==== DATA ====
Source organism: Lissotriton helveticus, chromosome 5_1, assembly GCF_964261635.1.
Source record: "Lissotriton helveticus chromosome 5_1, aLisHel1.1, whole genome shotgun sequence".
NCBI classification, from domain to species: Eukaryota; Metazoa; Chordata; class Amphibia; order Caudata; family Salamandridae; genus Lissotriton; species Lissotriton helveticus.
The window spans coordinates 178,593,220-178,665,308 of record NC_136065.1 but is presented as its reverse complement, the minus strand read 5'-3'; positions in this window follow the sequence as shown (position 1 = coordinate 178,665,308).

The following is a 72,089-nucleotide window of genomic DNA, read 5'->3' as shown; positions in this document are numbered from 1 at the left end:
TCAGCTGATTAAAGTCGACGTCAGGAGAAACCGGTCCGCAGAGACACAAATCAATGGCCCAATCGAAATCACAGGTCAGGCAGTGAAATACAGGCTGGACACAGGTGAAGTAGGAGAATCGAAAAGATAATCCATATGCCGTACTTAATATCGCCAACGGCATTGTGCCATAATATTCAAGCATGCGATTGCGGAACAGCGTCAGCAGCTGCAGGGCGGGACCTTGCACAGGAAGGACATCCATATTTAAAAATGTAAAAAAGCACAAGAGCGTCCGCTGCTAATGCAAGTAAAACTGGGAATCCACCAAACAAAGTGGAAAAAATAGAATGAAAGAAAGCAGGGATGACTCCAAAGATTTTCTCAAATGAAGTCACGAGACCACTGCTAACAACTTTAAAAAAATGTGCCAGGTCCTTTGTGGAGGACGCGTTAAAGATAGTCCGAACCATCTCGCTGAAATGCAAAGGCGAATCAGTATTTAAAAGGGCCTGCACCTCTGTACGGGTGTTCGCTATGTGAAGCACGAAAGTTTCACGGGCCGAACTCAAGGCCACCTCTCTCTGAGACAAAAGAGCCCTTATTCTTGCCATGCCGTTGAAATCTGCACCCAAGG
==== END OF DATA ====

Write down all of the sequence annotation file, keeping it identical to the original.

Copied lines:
Source organism: Lissotriton helveticus, chromosome 5_1, assembly GCF_964261635.1.
Source record: "Lissotriton helveticus chromosome 5_1, aLisHel1.1, whole genome shotgun sequence".
NCBI classification, from domain to species: Eukaryota; Metazoa; Chordata; class Amphibia; order Caudata; family Salamandridae; genus Lissotriton; species Lissotriton helveticus.
The window spans coordinates 178,593,220-178,665,308 of record NC_136065.1 but is presented as its reverse complement, the minus strand read 5'-3'; positions in this window follow the sequence as shown (position 1 = coordinate 178,665,308).

The following is a 72,089-nucleotide window of genomic DNA, read 5'->3' as shown; positions in this document are numbered from 1 at the left end:
TCAGCTGATTAAAGTCGACGTCAGGAGAAACCGGTCCGCAGAGACACAAATCAATGGCCCAATCGAAATCACAGGTCAGGCAGTGAAATACAGGCTGGACACAGGTGAAGTAGGAGAATCGAAAAGATAATCCATATGCCGTACTTAATATCGCCAACGGCATTGTGCCATAATATTCAAGCATGCGATTGCGGAACAGCGTCAGCAGCTGCAGGGCGGGACCTTGCACAGGAAGGACATCCATATTTAAAAATGTAAAAAAGCACAAGAGCGTCCGCTGCTAATGCAAGTAAAACTGGGAATCCACCAAACAAAGTGGAAAAAATAGAATGAAAGAAAGCAGGGATGACTCCAAAGATTTTCTCAAATGAAGTCACGAGACCACTGCTAACAACTTTAAAAAAATGTGCCAGGTCCTTTGTGGAGGACGCGTTAAAGATAGTCCGAACCATCTCGCTGAAATGCAAAGGCGAATCAGTATTTAAAAGGGCCTGCACCTCTGTACGGGTGTTCGCTATGTGAAGCACGAAAGTTTCACGGGCCGAACTCAAGGCCACCTCTCTCTGAGACAAAAGAGCCCTTATTCTTGCCATGCCGTTGAAATCTGCACCCAAGG